An elastic ball that bounces on water, the Waboba, flattens like a pancake when it hits the water surface, increasing its lift and propelling it upward.
A toy ball that skips on water far easier than the best skipping stone is the inspiration for a line of research that's caught the attention of the U.S. Navy.
The Waboba (named for its description, the "water bouncing ball") is a tennis ball-sized toy that can't bounce on land, but jumps like a champ in a lake, ocean or swimming pool. Brigham Young University physicist Tadd Truscott first noticed the toy while shopping with his son at a dollar store.
"We were like, 'Oh, we gotta try that,'" Truscott told reporters here Tuesday (March 4) at the March meeting of the American Physical Society. [Video: See the Water-Bouncing Ball]
The ball worked as advertised, skipping so readily across the water that it sometimes looks like it's rolling. For a physicist, the next natural question is: How? Now, Truscott is funded in part through the U.S. Navy's University Laboratory Initiative to answer that very question.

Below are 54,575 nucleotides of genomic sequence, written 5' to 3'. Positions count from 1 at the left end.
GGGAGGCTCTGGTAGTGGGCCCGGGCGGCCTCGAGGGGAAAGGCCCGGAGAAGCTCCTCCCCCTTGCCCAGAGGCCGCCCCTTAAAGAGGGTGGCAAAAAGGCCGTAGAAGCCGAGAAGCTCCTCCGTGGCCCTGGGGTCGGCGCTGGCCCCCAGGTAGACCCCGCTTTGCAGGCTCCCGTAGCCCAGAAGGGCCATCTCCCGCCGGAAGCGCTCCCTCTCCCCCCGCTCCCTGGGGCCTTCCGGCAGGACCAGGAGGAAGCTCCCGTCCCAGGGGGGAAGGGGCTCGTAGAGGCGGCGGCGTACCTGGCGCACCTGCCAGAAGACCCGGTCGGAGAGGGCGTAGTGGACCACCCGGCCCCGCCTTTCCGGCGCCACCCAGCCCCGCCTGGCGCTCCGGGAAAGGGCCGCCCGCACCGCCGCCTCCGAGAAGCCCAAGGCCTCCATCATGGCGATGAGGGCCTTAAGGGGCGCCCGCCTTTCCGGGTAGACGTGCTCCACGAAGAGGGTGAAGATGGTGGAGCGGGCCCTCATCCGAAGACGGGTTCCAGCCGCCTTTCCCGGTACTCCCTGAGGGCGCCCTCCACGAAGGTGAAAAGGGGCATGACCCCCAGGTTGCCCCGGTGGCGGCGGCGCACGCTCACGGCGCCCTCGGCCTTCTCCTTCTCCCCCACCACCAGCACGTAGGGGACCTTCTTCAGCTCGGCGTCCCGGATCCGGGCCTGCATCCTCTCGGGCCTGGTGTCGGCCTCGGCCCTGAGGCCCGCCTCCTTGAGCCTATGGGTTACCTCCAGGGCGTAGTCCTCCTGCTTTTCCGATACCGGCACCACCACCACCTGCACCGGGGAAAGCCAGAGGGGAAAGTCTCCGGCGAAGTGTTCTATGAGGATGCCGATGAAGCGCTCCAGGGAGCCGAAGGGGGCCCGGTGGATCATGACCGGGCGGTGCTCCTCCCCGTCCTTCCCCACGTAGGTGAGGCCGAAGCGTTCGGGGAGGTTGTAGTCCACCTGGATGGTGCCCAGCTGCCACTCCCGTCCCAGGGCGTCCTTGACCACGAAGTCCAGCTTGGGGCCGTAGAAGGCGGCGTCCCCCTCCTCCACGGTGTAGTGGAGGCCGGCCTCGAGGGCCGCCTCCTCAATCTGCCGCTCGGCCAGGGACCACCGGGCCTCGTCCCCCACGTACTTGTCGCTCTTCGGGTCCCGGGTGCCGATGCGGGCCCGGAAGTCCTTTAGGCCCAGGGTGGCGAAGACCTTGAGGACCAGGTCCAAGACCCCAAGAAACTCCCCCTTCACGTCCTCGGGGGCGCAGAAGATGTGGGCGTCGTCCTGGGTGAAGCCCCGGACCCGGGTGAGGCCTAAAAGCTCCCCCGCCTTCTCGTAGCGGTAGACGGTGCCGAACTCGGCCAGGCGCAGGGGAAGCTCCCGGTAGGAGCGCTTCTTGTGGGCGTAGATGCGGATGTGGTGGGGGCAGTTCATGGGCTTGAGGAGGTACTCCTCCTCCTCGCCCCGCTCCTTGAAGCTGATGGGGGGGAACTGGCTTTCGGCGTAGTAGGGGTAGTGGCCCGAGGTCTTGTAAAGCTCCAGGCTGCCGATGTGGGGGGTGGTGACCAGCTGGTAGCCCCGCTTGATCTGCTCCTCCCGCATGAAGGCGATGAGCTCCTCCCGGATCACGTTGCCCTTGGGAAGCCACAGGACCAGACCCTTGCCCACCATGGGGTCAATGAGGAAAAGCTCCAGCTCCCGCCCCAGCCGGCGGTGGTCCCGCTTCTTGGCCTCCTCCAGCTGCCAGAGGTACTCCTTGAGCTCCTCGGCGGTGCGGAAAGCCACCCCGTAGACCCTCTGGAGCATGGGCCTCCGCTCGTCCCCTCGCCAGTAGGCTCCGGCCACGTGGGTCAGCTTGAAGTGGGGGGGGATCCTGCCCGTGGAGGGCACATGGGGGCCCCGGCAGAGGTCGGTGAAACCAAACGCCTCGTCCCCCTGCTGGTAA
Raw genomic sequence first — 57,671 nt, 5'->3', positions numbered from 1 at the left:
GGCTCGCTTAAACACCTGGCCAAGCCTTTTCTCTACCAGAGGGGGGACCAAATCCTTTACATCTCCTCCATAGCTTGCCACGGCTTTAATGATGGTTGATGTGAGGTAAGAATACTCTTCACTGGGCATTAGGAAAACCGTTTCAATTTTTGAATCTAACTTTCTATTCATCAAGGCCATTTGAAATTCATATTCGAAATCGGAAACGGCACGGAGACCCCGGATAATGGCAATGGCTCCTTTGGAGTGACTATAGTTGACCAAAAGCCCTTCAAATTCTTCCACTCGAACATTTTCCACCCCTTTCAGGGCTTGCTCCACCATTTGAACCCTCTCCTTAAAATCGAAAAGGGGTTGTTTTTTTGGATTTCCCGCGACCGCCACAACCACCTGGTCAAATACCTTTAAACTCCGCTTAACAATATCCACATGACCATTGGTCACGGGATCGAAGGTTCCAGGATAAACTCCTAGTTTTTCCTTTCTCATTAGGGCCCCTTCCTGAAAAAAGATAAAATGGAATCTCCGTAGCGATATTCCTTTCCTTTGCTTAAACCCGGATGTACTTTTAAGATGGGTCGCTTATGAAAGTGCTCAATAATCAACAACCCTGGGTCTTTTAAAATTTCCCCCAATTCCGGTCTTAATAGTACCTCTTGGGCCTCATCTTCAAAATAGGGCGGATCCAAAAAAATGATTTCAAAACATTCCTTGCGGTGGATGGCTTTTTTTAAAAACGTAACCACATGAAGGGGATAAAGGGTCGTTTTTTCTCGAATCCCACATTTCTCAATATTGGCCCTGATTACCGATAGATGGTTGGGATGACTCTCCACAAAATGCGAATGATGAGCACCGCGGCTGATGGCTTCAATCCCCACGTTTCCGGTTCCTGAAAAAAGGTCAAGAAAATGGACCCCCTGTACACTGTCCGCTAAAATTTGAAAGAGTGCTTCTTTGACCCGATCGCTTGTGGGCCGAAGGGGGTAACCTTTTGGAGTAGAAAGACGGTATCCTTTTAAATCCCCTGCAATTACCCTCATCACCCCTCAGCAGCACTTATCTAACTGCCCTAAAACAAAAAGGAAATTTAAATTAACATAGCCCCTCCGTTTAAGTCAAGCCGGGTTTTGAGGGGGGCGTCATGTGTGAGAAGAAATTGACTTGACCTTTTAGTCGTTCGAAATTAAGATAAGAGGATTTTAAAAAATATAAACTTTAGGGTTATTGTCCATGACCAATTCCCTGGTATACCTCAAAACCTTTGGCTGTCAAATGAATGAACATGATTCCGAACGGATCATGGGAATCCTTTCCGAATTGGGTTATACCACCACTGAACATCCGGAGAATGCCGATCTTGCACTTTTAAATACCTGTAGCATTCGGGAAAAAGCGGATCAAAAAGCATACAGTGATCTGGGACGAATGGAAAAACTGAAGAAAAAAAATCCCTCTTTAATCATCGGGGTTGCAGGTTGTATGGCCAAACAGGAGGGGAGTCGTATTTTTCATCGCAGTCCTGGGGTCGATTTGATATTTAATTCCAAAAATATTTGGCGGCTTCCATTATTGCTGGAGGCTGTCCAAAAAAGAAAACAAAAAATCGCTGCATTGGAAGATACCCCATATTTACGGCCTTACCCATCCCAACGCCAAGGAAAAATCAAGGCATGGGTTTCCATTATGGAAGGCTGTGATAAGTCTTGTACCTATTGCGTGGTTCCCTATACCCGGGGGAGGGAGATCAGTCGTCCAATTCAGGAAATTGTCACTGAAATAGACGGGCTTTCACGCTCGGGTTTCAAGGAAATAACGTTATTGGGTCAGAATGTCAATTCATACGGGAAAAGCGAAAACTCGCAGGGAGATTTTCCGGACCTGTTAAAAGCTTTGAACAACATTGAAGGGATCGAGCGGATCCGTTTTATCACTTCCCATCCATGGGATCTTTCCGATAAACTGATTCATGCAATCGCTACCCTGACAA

Skipping stones and bouncing balls
Like many people, Truscott and his son enjoy trying to skip rocks across smooth water. The physics of rock-skipping is fairly easy to explain: You need a flat rock thrown with the perfect rotation. This rotation gives the stone stability, allowing it to hit the water at the correct angle — 20 degrees for the maximum possible skips. The record in the Guinness Book of World Records for most skips was set in 2007 by Pennsylvania man Russell Byars, who skipped a stone a stunning 51 times.
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